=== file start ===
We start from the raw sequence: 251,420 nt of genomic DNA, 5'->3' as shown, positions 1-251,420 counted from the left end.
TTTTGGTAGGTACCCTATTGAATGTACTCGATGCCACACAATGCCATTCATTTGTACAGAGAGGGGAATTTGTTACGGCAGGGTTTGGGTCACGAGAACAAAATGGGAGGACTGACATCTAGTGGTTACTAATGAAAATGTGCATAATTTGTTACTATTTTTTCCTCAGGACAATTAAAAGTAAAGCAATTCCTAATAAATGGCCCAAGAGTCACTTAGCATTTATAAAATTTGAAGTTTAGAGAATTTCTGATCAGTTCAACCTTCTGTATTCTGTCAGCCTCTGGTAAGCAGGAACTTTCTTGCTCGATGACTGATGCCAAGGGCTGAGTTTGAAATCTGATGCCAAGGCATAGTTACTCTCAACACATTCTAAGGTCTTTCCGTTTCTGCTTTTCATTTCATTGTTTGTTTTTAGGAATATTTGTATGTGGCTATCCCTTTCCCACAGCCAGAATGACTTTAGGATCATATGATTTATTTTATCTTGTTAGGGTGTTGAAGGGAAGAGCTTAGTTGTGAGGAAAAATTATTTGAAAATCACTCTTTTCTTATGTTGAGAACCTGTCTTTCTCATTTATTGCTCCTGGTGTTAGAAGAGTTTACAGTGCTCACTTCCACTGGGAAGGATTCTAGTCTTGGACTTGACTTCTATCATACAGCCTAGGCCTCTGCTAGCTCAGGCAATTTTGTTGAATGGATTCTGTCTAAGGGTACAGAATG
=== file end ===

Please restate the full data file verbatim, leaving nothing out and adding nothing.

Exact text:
We start from the raw sequence: 251,420 nt of genomic DNA, 5'->3' as shown, positions 1-251,420 counted from the left end.
TTTTGGTAGGTACCCTATTGAATGTACTCGATGCCACACAATGCCATTCATTTGTACAGAGAGGGGAATTTGTTACGGCAGGGTTTGGGTCACGAGAACAAAATGGGAGGACTGACATCTAGTGGTTACTAATGAAAATGTGCATAATTTGTTACTATTTTTTCCTCAGGACAATTAAAAGTAAAGCAATTCCTAATAAATGGCCCAAGAGTCACTTAGCATTTATAAAATTTGAAGTTTAGAGAATTTCTGATCAGTTCAACCTTCTGTATTCTGTCAGCCTCTGGTAAGCAGGAACTTTCTTGCTCGATGACTGATGCCAAGGGCTGAGTTTGAAATCTGATGCCAAGGCATAGTTACTCTCAACACATTCTAAGGTCTTTCCGTTTCTGCTTTTCATTTCATTGTTTGTTTTTAGGAATATTTGTATGTGGCTATCCCTTTCCCACAGCCAGAATGACTTTAGGATCATATGATTTATTTTATCTTGTTAGGGTGTTGAAGGGAAGAGCTTAGTTGTGAGGAAAAATTATTTGAAAATCACTCTTTTCTTATGTTGAGAACCTGTCTTTCTCATTTATTGCTCCTGGTGTTAGAAGAGTTTACAGTGCTCACTTCCACTGGGAAGGATTCTAGTCTTGGACTTGACTTCTATCATACAGCCTAGGCCTCTGCTAGCTCAGGCAATTTTGTTGAATGGATTCTGTCTAAGGGTACAGAATG